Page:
Roundtable on Paul Reeve, RELIGION OF A DIFFERENT COLOR: Black, White, and Mormon, pt. 1

By May 15, 2015

BY I'm A Mormon Meme

Meme satirizing the “I’m A Mormon” campaign in the wake of the LDS Church’s 2013 essay on Race and the Priesthood. In context here.

Whence the priesthood ban?

It’s a question that has been wrestled often over the last several decades.  Beginning with Lester Bush’s seminal Dialogue article in 1973, historians, sociologists, and theologians have scrutinized the decisions made between Mormonism’s founding in 1830 and the solidification of the priesthood denial to Saints of African origin in the 1850s.  JI permabloggers and friends have made our own humble contributions to the debates, as well, which continue in the wake of the LDS Church’s essay published 18 months ago on the historical priesthood ban.

Building on decades of scholarship, in chapters 4 and 5 of Religion of a Different Color Paul Reeve shows that Mormonism’s banning of blacks from holding the priesthood was less a black vs. white issue in Mormonism than it was a black vs. white issue in America that Mormonism’s universalist claims were forced to confront, and to which they ultimately gave way, in attempt to preserve Mormon aspirations for whiteness.

At the heart of the national debate were fears of “amalgamation,” the mixing of the races through sexual relationships.  In antebellum America this was a major critique of abolitionism:   that at its logical extreme black and white would blend together in unrestricted sexual unions, perhaps resulting in the destruction of the white race, and even the extinction of humanity.   (A prevalent scientific theory held that the offspring of multiracial relationships were sterile, like mules).  J. Stuart will take a closer look next week at Chapters 6 and 7 of Reeve’s book, which continue this discussion.

When Mormons are accused of entertaining abolitionist sentiment in Missouri and Ohio, then, they quickly strive to distance themselves from the negative connotations, but “ultimately laid the groundwork for the later racial constriction” with their universalism.  Slaves who converted to Mormonism were to remain in slavery; their masters were also proselytized.  Abolitionism was ignored, for the time being, in Mormonism, with the result that “the Mormon message cast…a net wide enough to incorporate ‘black and white, bond and free’ (2 Nephi 26:33) and then sort…those who responded according to prevailing cultural notions of racial superiority, white and free over black and bound”  (123).

While impossible to pinpoint the exact beginning of the priesthood ban in practice, Reeve rightly focuses on the debates surrounding the 1852 Legislative Session of the first Utah Territorial Legislature.  Here is where his careful mining of sources, and the fortuitous discovery of new sources, reveals Reeve’s greatest contribution on the struggle—and it was a real struggle—to categorize race within Mormonism (Orson Pratt emerges as a vocal opponent of Young’s ideas on race, and the two engage in a fierce debate in early February 1852—see 151-153).  With aid from friend-of-the-JI Christopher Rich  and Pitman shorthand expert LaJean Carruth,  Reeve has uncovered previously unknown shorthand notes that record debates over black slavery—and race—in the Legslative Session.  (The trio initially shared their findings at the 2014 MHA convention.)  Found in the George D. Watt papers at the Church History Library, they include a transcription of Brigham Young’s 23 January 1852 speech that Reeve pinpoints as the first articulation by Young of a priesthood curse on blacks (149-150).  On 4 February 1852 Young solidified his position with another speech to the legislature (152-155).  At almost the same time Brigham Young brought Mormon views on race and black slavery in line with prevailing national sentiment, a larger national conversation criticizing Mormon polygamy as “white slavery” blinded outsiders to the racialization taking place within Mormonism (161-169).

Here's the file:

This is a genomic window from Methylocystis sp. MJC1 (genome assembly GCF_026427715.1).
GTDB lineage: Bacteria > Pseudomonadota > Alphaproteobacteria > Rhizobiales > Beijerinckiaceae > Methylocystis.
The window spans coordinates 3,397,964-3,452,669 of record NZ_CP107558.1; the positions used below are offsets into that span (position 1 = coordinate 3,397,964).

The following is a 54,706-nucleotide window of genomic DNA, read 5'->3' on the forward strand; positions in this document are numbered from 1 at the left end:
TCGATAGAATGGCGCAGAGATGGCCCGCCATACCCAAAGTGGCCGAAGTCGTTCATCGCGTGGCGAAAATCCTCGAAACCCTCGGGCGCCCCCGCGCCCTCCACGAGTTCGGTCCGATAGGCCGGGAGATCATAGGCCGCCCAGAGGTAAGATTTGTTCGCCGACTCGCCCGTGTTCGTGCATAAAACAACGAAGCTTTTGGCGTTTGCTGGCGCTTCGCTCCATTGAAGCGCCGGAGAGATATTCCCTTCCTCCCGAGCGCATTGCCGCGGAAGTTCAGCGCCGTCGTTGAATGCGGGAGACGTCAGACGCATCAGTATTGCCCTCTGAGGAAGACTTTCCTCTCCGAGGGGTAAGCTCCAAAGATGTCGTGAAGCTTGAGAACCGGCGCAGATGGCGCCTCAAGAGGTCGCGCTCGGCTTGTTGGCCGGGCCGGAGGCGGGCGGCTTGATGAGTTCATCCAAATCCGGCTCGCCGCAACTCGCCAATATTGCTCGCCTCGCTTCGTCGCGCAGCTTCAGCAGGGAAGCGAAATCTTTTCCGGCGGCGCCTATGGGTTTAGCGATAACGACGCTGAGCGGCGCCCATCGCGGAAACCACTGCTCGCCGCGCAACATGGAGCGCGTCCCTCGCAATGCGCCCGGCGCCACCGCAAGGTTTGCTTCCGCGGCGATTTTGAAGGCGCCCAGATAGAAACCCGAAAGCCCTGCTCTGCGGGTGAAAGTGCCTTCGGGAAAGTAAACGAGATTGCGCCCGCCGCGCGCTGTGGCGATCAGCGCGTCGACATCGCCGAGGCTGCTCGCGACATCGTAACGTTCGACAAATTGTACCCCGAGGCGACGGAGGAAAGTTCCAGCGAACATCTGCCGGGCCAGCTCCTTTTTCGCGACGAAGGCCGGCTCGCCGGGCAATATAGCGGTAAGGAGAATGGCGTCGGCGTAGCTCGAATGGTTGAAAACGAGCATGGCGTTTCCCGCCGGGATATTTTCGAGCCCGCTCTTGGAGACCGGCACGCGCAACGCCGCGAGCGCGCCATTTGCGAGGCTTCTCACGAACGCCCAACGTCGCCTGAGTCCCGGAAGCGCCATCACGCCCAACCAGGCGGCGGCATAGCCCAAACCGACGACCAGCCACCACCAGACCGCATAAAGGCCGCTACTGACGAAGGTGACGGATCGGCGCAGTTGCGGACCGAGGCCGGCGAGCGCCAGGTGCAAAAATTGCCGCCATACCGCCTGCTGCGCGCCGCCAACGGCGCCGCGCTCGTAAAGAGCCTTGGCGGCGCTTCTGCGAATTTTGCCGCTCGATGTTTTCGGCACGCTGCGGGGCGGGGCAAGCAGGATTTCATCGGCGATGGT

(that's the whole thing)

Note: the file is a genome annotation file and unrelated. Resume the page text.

Woman's Bondage in Utah

“Woman’s Bondage in Utah,” from Frank Leslie’s Illustrated Newspaper, 1882. See Edje’s examination of this.

Building on Christopher Rich’s previous research—but not explaining the sources in full yet—Reeve argues that Brigham Young’s encouragement of the establishment of black slavery in Utah was intended to mitigate the conditions of chattel slavery and set Utah firmly on the path to gradual emancipation (151).  Brigham Young biographer John Turner doesn’t buy this idea, citing in part my own rather dated research and my response to Rich’s research.  In a recent conversation, however, Reeve assured me that he couldn’t do the argument adequate justice with the limitations of Religion of a Different Color.  Reeve anticipates that his forthcoming companion volume, a documentary history of the 1852 Legislature coedited with Rich and Carruth, should add weight to his assertions.

In assessing these two chapters overall, I have just a few thoughts:

First, Reeve does a great job examining the case studies he chooses, including early convert “Black Pete” (111-114); (black Mormon) Enoch Lovejoy Lewis’s marriage to (white Mormon) Mary Matilda Webster (106-111 and 135-139); and the bizarre religious and sexual antics of William McCrary at Winter Quarters  (128-134).  And the 1852 Legislative Session debates are just thrilling to read, having spent a good deal of time examining them myself.

A few oddities emerge in Reeve’s analysis.  Influence is an ethereal idea to measure, and some assertions that Reeve makes are hard to back up, such as the supposition that because the mob that murdered Joseph and Hyrum Smith had painted their faces black, this “no doubt impacted how Mormons viewed their own black converts” (121-122).  Other occasional speculations are interesting and rightly cautious, though impossible to corroborate, such as Reeve’s wondering whether the circulation of ideas on the priesthood ban had any impact on black Mormon elder Q. Walker Lewis, who was in Salt Lake City in 1851-52 (161-2).

While much of his treatment retreads familiar ground examined by Lester Bush, Newell Bringhurst, Connell O’Donovan, myself and others; what Reeve brings to the table is the most thorough (to date) contextualization of Mormon attitudes within the larger national contests for whiteness.  As far as race, the priesthood, and slavery in Mormonism, Religion of a Different Color is the new standard by which future scholarship on the subjects will be measured.